Easter and the Totem, 1953 by Jackson Pollock

When we look at this painting by Jackson Pollock, made in 1953, it's impossible to deny that Henri Matisse was someone with whom Pollock was trying to make a connection in his work at this time. In these last few years of his life he was trying to figure out where to go from the drip paintings.

One of the great connections we see between Pollock and Matisse in this painting is the use of the color black. Matisse wrote a beautiful essay about black, and he wrote of it as a color not of darkness but a color of light. And here you see the feeling of black as something vibrant and powerful, not by any means as merely an absence of color.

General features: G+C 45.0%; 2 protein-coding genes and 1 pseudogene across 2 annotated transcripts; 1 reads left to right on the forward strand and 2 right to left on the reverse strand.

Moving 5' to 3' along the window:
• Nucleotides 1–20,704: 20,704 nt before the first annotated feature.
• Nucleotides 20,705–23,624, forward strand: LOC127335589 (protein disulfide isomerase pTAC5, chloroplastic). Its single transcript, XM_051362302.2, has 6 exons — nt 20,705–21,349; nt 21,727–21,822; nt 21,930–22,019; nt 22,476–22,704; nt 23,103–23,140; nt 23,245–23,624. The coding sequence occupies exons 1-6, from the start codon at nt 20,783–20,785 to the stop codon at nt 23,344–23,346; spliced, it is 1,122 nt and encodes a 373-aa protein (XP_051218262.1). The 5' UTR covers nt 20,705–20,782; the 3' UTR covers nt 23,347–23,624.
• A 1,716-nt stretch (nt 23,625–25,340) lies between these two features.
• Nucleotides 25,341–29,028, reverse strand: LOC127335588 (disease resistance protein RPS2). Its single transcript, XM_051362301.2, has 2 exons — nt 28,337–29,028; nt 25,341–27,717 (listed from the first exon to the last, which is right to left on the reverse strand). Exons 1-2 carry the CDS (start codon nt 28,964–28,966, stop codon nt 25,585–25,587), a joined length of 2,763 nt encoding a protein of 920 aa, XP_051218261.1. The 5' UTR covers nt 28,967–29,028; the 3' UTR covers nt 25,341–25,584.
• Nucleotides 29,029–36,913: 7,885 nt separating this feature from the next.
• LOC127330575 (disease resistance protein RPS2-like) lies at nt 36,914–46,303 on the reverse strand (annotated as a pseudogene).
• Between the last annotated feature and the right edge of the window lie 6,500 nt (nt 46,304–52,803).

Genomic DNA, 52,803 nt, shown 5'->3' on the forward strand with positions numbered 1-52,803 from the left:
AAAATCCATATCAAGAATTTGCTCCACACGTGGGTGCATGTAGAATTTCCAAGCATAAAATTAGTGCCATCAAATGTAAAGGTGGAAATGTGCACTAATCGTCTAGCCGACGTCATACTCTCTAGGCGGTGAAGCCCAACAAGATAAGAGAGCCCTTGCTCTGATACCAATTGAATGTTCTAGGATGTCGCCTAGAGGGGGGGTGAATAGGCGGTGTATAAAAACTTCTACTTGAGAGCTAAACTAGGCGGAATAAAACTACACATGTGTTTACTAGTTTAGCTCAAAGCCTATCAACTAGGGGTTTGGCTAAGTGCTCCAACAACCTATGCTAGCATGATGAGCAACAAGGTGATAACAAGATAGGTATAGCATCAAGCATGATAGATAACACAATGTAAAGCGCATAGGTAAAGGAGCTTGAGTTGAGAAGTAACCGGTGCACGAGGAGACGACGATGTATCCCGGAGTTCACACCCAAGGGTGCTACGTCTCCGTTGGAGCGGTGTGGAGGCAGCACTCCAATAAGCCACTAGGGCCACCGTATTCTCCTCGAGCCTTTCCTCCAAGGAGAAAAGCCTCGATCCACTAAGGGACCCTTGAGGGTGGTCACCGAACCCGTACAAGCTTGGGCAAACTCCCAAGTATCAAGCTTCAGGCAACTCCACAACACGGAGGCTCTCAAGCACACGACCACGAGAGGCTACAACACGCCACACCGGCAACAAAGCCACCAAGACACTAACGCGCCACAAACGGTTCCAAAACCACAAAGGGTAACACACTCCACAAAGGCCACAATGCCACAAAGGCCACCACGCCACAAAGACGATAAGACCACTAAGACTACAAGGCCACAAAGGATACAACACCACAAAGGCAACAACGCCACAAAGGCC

It does seem like it's an Easter Island figure at the far left of the painting, the big, tall vertical form. Pollock was looking not only to Matisse but to the artists of non-Western, non-modern cultures for a way to get back to the essence of art, for a way to get back to what really mattered.